Tissue engineering research moves toward tissue and organ transplants, drug testing
Researchers at Partners HealthCare are creating living tissue that will redefine the landscape of organ transplantation, muscle and cartilage reconstruction, and drug discovery.
At Massachusetts General Hospital (MGH) and Brigham and Women’s Hospital (BWH), researchers are growing body parts using 3D modeling and human cells, moving from what the mind can only imagine to the realm of possibility.
MGH’s most recent breakthrough, growing a human ear on rats and sheep, is the first time researchers have been able to do so with minimal distortion.
Composed from a combination of natural materials, metals, and human cells, these custom-made body parts could one day achieve the holy grail of tissue engineering—growing organs for human transplantation.
And at Brigham and Women’s Hospital, researchers are developing models of human tissue that will more accurately predict how patients will react to drugs which are under development.
With these types of research advancements, tissue engineering ultimately could help patients with new organs and reduce adverse drug reactions.
Regenerative medicine, customized for patients
The Laboratory for Tissue Engineering and Organ Fabrication at MGH, partially funded by the Armed Forces Institute of Regenerative Medicine (AFIRM), is working to create living replacement ears and facial muscle for injured soldiers.
“The mission of the AFIRM program is to rapidly move technology from the lab bench toward clinical applications to repair the injuries of severely wounded war fighters. Our primary focus for these programs is to develop technology for clinical applications with less emphasis on scientific discovery,” says Laboratory Director Cathryn Sundback, ScD.
Current clinical approaches to ear reconstruction often produce ears that look artificial. For example, the military commonly uses detachable prosthetic ears, but there are drawbacks to this approach.
“They are not flexible so they must be removed before certain activities like sleeping. Because these ears aren’t permanently attached, they are a constant reminder of their deformity,” says Sundback, who works with Joseph Vacanti, MD, also Laboratory Director at MGH's Laboratory for Tissue Engineering and Organ Fabrication.
Instead, MGH researchers built an ear, which is meant to mimic the look and feel of native ears that are flexible, feel comfortable while sleeping, and are customized to the patient.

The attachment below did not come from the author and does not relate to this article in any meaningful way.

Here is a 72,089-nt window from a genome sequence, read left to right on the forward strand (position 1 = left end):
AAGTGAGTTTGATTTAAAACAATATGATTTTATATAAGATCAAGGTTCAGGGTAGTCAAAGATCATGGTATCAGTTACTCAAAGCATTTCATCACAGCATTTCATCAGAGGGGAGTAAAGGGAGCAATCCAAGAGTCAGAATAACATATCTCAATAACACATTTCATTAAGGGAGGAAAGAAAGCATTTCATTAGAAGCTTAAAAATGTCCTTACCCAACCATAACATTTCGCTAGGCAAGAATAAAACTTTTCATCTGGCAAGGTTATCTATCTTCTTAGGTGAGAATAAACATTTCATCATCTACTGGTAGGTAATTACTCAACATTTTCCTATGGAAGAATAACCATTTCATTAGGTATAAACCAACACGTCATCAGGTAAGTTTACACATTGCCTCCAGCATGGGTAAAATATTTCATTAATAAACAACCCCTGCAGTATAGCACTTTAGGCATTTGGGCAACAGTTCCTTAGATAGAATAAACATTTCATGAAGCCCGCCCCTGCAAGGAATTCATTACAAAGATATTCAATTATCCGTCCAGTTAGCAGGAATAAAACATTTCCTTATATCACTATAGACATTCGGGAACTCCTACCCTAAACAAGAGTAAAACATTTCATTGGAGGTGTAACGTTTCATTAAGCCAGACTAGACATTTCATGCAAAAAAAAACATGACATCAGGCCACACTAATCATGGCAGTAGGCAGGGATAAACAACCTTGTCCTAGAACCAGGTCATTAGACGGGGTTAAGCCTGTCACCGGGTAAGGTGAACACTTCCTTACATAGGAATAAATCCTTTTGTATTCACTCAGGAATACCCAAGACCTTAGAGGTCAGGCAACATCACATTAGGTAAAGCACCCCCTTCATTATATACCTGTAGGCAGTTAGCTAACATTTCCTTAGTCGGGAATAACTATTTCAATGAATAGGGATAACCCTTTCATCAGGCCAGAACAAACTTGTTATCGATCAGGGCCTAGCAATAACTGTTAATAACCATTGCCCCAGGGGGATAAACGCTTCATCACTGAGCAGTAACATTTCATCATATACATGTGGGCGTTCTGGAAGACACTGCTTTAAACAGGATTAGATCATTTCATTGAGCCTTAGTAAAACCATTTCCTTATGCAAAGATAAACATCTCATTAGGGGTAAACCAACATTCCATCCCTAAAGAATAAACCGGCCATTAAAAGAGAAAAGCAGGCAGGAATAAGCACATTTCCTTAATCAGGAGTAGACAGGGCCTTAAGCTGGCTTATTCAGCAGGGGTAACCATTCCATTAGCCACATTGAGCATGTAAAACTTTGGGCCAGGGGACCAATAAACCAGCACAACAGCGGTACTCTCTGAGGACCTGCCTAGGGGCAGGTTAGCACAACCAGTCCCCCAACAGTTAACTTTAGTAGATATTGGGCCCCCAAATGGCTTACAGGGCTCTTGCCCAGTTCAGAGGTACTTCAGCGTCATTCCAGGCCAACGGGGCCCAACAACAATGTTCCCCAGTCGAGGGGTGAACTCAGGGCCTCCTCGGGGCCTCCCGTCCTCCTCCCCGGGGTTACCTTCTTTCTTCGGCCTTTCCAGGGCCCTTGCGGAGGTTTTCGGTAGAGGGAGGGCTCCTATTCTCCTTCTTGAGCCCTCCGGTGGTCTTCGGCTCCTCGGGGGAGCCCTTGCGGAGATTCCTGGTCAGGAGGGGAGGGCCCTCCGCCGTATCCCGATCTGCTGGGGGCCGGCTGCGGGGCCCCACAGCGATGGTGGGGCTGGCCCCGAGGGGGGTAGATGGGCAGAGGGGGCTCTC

Using computer technology, researchers created “scaffolding” to help maintain the shape of engineered ear cartilage. Like the inner architecture of a building, the scaffolding—made of thin titanium wire—provides a supporting framework. The ear-shaped scaffolding is then covered with collagen and added with cartilage-forming cells.
Researchers tested this concept on animals and found that the ears maintained their shape with very little shrinkage.
The next step is a GLP (Good Laboratory Practice) study to demonstrate similar results in more sheep subjects and then to apply for FDA approval, says Sundback. Nevertheless, MGH researchers are hopeful that their tissue engineering on humans is not far off.
Sundback notes that one of the major challenges to their research is acquiring a sufficient number of cells. Partner HealthCare offers MGH access to the right cell sources, the Harvard professor explains.
“Our laboratory resides in the Center for Regenerative Medicine at MGH which provides us with the wonderful opportunity to collaborate with some of Boston’s foremost stem cell biologists. Through these relationships, we have access to technology to create stem cells so that we have sufficient numbers of cells for our engineered tissues,” Sundback says.
Building organs for drug testing
Another important application of tissue engineering is an emerging area related to drug testing.
At Brigham and Women’s Hospital, researchers in Dr. Ali Khademhosseini’s lab are creating the materials of cells, tissues, and biological structures that mimic human organs and combining that with nanotechnology for pharmaceutical testing.
Funded by the Defense Threat Reduction Agency under the Department of Defense, BWH creates liver and lung tissues to test the toxicity of certain chemicals or candidate drugs.
“In both of these regenerative medicine and pharmaceutical applications, one of the important things is to make tissues tailored to specific patients. My tissue will not necessarily behave the same way as your tissue,” Khademhosseini says. “Something that may be toxic to me may not be toxic to you. Using this approach allows us to enable this area of personalized medicine.”
BWH uses 3D printing to recreate tissue architecture and vasculature.
“You can really carve out an organ that is specific to a patient,” says Khademhosseini, Associate Professor at Brigham and Women’s Hospital, Harvard, and Massachusetts Institute of Technology.
Described as “organs on a chip,” these micro- and nanoscale technologies can control cells to behave the way they would in the body.
Traditionally, testing new drugs is a time-intensive and expensive process that first tests on animals—which may not be predicative of human reactions—and then when deemed safer, tested on humans. With tissue engineering, researchers can test drugs on human tissue components that are involved in specific diseases and provide a greater understanding of the complexity of the body, rather than just one cell.
“It’s the scientific frontier. In some ways, it’s like the Wild West when it was developing. There are lots of unknowns. There’s huge potential, both scientifically and translational in the impact that you can make,” Khademhosseini says.
Learn more about tissue engineering at MGH and at BWH.
Innovation and Leadership
Partners leadership is dedicated to developing new and improved methods of care delivery, treatments, and cutting-edge research.Learn More